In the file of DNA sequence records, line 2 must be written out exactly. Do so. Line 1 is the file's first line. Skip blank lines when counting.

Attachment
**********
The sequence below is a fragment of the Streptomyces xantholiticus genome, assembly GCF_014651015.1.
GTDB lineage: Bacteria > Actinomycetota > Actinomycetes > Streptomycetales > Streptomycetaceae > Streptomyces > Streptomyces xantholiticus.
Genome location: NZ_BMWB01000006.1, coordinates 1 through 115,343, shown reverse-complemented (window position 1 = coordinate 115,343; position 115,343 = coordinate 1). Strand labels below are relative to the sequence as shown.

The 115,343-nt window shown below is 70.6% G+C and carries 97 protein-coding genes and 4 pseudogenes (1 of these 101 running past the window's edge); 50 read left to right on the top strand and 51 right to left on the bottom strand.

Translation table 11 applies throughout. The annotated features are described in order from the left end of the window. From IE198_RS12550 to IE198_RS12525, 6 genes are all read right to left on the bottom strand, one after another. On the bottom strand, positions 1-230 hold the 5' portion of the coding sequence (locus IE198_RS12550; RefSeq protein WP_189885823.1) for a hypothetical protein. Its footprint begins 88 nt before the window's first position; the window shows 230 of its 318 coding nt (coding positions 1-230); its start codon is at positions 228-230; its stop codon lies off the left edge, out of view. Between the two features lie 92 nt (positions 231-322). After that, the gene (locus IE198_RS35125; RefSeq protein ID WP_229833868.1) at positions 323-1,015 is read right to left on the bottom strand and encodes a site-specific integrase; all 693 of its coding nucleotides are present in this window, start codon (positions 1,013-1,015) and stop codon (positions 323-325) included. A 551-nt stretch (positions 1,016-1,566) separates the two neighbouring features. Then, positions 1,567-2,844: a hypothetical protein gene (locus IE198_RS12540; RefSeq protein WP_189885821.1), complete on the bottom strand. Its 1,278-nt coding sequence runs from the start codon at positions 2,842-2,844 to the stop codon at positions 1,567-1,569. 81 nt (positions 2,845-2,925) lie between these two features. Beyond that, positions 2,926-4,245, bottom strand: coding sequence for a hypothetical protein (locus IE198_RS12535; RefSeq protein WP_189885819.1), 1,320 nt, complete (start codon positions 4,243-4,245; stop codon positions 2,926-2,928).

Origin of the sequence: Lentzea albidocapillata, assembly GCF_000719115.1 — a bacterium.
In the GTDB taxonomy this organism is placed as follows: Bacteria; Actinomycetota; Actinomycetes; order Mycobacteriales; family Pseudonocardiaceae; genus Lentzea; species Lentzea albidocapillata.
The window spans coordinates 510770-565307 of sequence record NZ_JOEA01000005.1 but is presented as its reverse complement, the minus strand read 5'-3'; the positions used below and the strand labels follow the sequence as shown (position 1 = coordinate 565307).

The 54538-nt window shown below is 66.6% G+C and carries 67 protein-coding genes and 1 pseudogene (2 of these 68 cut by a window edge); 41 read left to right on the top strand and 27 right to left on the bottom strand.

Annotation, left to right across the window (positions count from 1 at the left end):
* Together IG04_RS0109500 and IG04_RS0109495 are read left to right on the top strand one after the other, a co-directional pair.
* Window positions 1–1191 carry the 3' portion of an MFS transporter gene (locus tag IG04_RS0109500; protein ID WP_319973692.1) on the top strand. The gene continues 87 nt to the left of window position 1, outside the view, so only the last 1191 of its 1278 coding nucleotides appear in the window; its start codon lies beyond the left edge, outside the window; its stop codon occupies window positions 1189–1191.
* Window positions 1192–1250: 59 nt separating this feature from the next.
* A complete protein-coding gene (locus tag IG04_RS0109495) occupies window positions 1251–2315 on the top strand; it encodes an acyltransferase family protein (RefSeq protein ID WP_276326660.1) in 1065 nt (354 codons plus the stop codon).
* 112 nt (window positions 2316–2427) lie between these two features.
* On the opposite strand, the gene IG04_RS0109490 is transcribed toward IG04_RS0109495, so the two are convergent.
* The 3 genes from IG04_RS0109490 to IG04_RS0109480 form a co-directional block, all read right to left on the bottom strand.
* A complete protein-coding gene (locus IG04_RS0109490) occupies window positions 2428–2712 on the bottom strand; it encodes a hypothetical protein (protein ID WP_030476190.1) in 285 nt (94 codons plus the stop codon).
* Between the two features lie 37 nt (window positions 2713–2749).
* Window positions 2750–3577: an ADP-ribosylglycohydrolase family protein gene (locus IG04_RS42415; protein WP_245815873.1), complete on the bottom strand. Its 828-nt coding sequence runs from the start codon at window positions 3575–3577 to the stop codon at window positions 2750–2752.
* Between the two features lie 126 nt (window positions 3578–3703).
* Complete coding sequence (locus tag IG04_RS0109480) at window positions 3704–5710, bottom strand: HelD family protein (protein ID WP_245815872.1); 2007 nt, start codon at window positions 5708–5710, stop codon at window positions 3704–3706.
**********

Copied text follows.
GTDB lineage: Bacteria > Actinomycetota > Actinomycetes > Streptomycetales > Streptomycetaceae > Streptomyces > Streptomyces xantholiticus.